Dynamic Workspace as an Evolution of an Open Office

Max Kraynov

The Failed Promise of an Open Office

  • The assumption that breaking walls / offices to create open space for everyone to communicate freely failed miserably. The factors range from frequent distractions (hardly cured by noise-cancellation headphones) to the spread of viruses to the quiet enjoyment of someone’s accidental flatulence.

  • And will someone please explain me how noise-cancelling headphones help collaboration?

  • A big assumption about open offices was that people could multitask (remember this keyword from job descriptions?) and to quickly getting back into the context after being distracted. Clearly, this assumption cost billions $$ to the economy.

  • Another sin is an attempt to hot-desk (i.e. when people have no designated desks, which are assigned on a first come-first served basis) – this, sadly, does nothing to build trust between employees and peers as seeing the same person at the same spot makes them part of the same team.

  • A slightly different version of hot-desking is ABW (activity-based working). Same thing, really, just people move between areas for different tasks (calls, team meetings, individual work).

  • Another issue with hot-desking is that it assumes either the BYOD (bring your own device aka laptop) or using standardized company-provided equipment. Many people have their own setups (monitors, desktops), which they can use only at their workspace.

Welcome to 2020

  • Most of us now work from home, and most companies have already realized that the 100% WFH arrangement is detrimental to their business due to the lack of communication and idea generation. While some companies announced that they’re going 100% WFH, some rebels (Netflix) can’t wait to get employees back to the office when it’s safe to do so (6 months after the vaccine is available, for instance).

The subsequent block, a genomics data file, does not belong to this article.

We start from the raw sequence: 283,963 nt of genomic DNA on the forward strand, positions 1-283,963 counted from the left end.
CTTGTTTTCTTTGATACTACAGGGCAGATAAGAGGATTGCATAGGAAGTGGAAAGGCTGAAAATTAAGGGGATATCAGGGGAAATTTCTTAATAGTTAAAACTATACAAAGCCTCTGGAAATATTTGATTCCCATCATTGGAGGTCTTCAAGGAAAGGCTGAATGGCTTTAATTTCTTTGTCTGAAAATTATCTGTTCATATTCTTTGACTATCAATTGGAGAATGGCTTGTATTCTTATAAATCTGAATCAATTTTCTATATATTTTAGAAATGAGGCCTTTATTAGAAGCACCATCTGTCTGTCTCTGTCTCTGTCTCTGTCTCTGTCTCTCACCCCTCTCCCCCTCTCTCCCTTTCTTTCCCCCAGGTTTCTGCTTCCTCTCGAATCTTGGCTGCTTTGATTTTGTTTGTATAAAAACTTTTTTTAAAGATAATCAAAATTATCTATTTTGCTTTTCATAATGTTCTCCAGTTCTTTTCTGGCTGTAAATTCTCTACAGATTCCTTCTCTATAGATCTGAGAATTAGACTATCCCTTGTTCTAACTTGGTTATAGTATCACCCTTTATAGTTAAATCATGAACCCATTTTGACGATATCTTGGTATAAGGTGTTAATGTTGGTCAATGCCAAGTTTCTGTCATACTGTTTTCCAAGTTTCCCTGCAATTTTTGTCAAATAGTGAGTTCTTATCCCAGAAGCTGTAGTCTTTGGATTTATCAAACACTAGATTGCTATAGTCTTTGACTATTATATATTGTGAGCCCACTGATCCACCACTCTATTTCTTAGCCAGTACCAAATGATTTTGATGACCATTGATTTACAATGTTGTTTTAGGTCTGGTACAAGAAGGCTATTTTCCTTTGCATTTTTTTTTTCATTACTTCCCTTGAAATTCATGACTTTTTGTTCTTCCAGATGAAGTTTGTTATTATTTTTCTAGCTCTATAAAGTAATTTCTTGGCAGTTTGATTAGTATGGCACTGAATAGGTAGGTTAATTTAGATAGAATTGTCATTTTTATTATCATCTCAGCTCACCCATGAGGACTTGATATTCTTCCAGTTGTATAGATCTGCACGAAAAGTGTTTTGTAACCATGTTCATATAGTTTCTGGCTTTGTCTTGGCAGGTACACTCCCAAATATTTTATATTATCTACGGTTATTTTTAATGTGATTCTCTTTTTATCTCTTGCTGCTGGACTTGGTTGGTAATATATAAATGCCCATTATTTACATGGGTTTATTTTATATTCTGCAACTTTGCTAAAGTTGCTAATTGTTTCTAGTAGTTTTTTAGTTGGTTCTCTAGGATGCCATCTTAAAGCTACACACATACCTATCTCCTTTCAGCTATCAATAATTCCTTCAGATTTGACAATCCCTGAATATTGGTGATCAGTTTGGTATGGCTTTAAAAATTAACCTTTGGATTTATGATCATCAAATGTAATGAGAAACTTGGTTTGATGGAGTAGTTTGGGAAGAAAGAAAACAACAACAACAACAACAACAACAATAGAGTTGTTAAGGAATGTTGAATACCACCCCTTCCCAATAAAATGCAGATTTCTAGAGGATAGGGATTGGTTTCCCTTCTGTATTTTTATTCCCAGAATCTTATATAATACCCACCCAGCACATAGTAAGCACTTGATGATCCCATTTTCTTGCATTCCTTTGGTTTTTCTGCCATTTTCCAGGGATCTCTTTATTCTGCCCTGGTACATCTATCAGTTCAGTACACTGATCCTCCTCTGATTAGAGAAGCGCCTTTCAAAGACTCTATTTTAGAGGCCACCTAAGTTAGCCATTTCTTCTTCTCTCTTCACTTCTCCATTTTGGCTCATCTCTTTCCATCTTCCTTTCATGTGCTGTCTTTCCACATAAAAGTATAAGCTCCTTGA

• But how will the workspace will look post-pandemic?

A Post-Pandemic Workspace (aka a Dynamic Workspace)

  • Let’s accept the fact: less people will be present at a workplace at any given time. There’s no need to have people sit at their desks for 8 hours 5 days a week: a lot of this work can be done from home.

  • Team meetings, however, can and should be held in person in designated areas, with little distraction and high involvement of everyone present. That’s what many people may need to commute to the office for.

  • Some people are more productive when away from home; they are free to use Starbucks close to home or to take one of the specially designated desks / seats in the office with or without distractions from others. For such people the concept of “micro-offices” (small offices spread around the city for faster commute) may work quite well.

  • Our example: Aviasales has 3 major offices (Phuket, Moscow, St Petersburg) and will make them available for staff to work from whenever people need to travel.

  • One thing worth mentioning: this so-called “dynamic workspace” in many respects is nothing new: in many startups people work from home 4 days a week and meet in person 1 day a week in a shared office or a coworking space.

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